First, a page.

Tuesday, 19 January 2010

Is a passion for food in the genes?

(Mum and family friend John pictured above)

Simon at Wursthaus in Salamanca was indirectly responsible for the meal I shared with Mum, Dad and family friend John the other day. Simon had been yarning with Dad (the world's most passionate foodie) about a great way to cook a poussin (stuffing fresh herbs and lemon between the skin and flesh), so Dad promptly bought two, and invited John and I for lunch next day.

Now remember Dad (the main chef at my parent's house) is 84. At that age your memory isn't quite as sharp as it was when you were 20 so I noted with great interest the way Dad had prompted himself as to the timing required to produce the meal........

It all turned out fine. Dad's food was produced on schedule, Mum's white sauce contribution came in on time too, with Dad adding a generous slice of Taleggio (cheese) to top the white sauce to add to the flavour. My personal opinion was that the poussin would have been better roasted than boiled, but, hey, that's what experimentation is all about! And Dad's still experimenting with food at the age of 84, so good on him!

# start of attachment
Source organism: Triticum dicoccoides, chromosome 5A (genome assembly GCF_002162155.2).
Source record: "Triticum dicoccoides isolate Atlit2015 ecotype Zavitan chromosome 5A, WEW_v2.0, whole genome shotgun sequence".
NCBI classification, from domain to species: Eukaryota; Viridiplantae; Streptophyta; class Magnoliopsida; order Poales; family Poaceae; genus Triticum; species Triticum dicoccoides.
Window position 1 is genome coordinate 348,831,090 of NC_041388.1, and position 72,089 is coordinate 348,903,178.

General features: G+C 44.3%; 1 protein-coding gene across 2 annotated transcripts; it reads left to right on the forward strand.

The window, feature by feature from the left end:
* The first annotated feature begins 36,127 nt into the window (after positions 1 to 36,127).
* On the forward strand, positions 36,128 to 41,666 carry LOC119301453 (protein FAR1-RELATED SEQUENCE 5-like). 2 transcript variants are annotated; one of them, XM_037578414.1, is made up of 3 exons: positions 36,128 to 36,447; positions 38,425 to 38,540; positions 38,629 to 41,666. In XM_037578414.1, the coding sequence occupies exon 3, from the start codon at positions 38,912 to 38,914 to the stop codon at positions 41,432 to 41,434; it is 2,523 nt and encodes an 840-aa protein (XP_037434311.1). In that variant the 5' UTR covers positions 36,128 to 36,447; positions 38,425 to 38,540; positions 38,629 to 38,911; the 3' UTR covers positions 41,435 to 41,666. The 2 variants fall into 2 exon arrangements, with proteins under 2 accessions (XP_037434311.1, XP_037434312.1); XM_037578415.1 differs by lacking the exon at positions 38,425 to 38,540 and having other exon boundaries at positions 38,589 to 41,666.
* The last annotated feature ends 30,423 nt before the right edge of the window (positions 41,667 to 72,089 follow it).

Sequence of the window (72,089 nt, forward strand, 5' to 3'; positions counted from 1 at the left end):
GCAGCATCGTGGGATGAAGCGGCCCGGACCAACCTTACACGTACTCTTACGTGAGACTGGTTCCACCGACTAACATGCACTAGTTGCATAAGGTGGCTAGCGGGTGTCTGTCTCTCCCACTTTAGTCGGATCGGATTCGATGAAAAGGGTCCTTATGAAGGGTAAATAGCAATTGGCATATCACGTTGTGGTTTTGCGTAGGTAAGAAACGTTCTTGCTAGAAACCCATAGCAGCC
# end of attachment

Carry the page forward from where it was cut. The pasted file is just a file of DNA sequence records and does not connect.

Posted on by Rita


Christina said...

Love your Dad's plates Rita.
Also love your Mum's name.
My youngest is Meg.
I'm sure you are right too. My mum is a fantastic cook who loves to experiment.
The day she had a recipe printed in New Idea was a moment of joy for both of us.
What makes it even harder for Mum is that Dad has no sense of smell or taste, due to unsafe work habits 40 or so years ago, yet mum doesn't get phased, she just cooks what she likes and Dad makes all the right noises.
When I've asked him how he does this, he reckons he can remember what things tasted like when he feels the texture on his tongue.
I imagine it would be like when you have a bad cold and can't taste a thing. To me, my own personal nightmare.
So yes I do think it's in the genes, though they do skip some.
My sister is quite reserved when it comes to food.
My daughters love it, and are quite good little cooks, but my son is {in the words of Sir G }, a palestine!!
Plain food only please.
As this is the case, he rarely eats at home any more!

sir grumpy said...

Yes, us good grub lovers should roar on into the distance with our triumphs (and bloopers) held high.
Good on them Rita and yours too, Christina, even the palestine.

Anonymous said...